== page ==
I will speak briefly to some of the improvements to the bill. Systemic weakness related concerns are addressed by amendments that seek to clarify the term 'systemic weakness' and also amendments that clarify that technical capability notices cannot be used to create a systemic weakness. Other concerns addressed through amendments include the ability of a provider to disclose details of a technical capability notice, except to the extent that doing so would compromise an investigation.
Amendments also include that authorisation of a technical capability notice requires the approval of both the Attorney-General and the Minister for Communications. In addition, a designated communications provider which has concerns about a technical capability notice will be able to request an assessment of whether or not it would indeed create a systemic weakness, whether the requirements are reasonable and proportionate, whether compliance is practically and technically feasible and whether the notice is the least intrusive measure that would still achieve the objective. Two persons, a technical expert and a non-serving judge, would be jointly appointed to conduct the assessment, and their report would have to be provided to the Inspector-General of Intelligence and Security in the case of ASIO and to the Commonwealth Ombudsman in the case of the AFP.
The issue of inadequate oversight and safeguards has been addressed through amendments which include strengthening the IGIS's oversight powers. These include: explicit notification and reporting requirements when issuing, varying, extending or revoking a notice of request; and limits on the exercise of powers, including extending the prohibition on systemic weakness to voluntary notices, ensuring that decision-makers consider necessity and intrusion on innocent third parties when they issue a notice. There will also be provision for defences for IGIS officials and clear information-sharing provisions.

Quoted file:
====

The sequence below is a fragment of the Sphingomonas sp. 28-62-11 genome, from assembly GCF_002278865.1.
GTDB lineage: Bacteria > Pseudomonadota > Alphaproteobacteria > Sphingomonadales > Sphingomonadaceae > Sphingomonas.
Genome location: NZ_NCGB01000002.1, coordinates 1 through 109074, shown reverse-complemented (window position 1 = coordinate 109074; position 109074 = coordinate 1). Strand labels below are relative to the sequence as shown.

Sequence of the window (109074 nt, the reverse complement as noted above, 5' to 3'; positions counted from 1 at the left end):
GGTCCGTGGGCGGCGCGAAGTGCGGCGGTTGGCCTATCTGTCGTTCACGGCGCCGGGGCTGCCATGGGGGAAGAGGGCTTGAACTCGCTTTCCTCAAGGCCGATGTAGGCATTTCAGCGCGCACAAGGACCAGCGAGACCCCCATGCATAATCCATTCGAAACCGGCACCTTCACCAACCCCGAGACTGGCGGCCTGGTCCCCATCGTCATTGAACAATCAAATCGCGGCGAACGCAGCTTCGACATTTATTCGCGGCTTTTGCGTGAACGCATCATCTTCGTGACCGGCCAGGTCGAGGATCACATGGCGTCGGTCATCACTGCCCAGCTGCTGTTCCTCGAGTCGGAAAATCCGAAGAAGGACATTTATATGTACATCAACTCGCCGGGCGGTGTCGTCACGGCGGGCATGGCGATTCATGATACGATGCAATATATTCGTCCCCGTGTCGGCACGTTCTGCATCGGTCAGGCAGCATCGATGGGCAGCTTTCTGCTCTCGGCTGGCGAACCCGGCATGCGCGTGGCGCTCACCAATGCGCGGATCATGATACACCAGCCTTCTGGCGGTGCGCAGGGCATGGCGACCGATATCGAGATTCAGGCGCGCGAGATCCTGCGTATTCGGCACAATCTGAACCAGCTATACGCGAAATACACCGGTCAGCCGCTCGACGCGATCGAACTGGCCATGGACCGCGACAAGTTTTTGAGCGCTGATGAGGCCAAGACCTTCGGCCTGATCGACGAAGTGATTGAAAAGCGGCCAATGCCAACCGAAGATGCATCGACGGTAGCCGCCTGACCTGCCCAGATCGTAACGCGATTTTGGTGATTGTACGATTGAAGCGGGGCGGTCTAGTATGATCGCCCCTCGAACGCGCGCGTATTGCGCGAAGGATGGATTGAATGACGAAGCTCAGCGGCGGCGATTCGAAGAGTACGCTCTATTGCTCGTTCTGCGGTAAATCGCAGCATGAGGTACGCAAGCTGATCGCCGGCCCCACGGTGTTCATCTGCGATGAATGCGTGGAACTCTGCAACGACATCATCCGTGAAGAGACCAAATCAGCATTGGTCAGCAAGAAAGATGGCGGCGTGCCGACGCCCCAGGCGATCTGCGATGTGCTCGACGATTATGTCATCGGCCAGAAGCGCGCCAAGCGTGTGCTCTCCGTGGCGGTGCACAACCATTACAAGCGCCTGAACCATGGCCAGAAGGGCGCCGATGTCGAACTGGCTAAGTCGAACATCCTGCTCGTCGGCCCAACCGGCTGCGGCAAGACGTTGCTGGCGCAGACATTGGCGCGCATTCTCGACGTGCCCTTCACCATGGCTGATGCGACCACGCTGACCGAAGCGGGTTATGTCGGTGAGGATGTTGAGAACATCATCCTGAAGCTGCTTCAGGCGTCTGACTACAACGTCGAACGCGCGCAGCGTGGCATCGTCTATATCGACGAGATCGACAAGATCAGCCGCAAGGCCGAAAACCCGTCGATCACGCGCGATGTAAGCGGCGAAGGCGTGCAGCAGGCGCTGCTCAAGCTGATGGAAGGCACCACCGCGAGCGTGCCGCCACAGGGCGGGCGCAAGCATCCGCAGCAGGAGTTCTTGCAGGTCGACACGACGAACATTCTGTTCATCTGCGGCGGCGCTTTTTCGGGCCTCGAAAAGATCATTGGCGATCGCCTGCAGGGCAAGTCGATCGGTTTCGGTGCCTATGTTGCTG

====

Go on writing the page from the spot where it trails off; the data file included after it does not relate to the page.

Amendments also establish clear authority for the Commonwealth Ombudsman to inspect and gather information on the exercise of these powers by the AFP and state and territory interception agencies. The amendments in relation to the Commonwealth Ombudsman will include notification requirements and information-sharing provisions. These would complement the inspection activities of state and territory oversight bodies. In addition, the AFP will be required to prove any state- or territory-initiated technical assistance notices and must apply the same criteria and go through the same decision-making process as would apply if the AFP were the original issuing authority.
In response to belated government demands that consideration of this bill through the intelligence committee be accelerated, Labor have assisted in this process. We are pleased that the government has acknowledged and responded to a number of the serious concerns raised both by Labor members of the committee and by the opposition more broadly. However, as Mr Dreyfus has previously indicated, the amendments do not reflect the full recommendations of the intelligence committee. Therefore, as the shadow Attorney-General has stated, Labor will be moving some minor but important amendments in committee to make the amended bill reflect the unanimous recommendations of the Parliamentary Joint Committee on Intelligence and Security.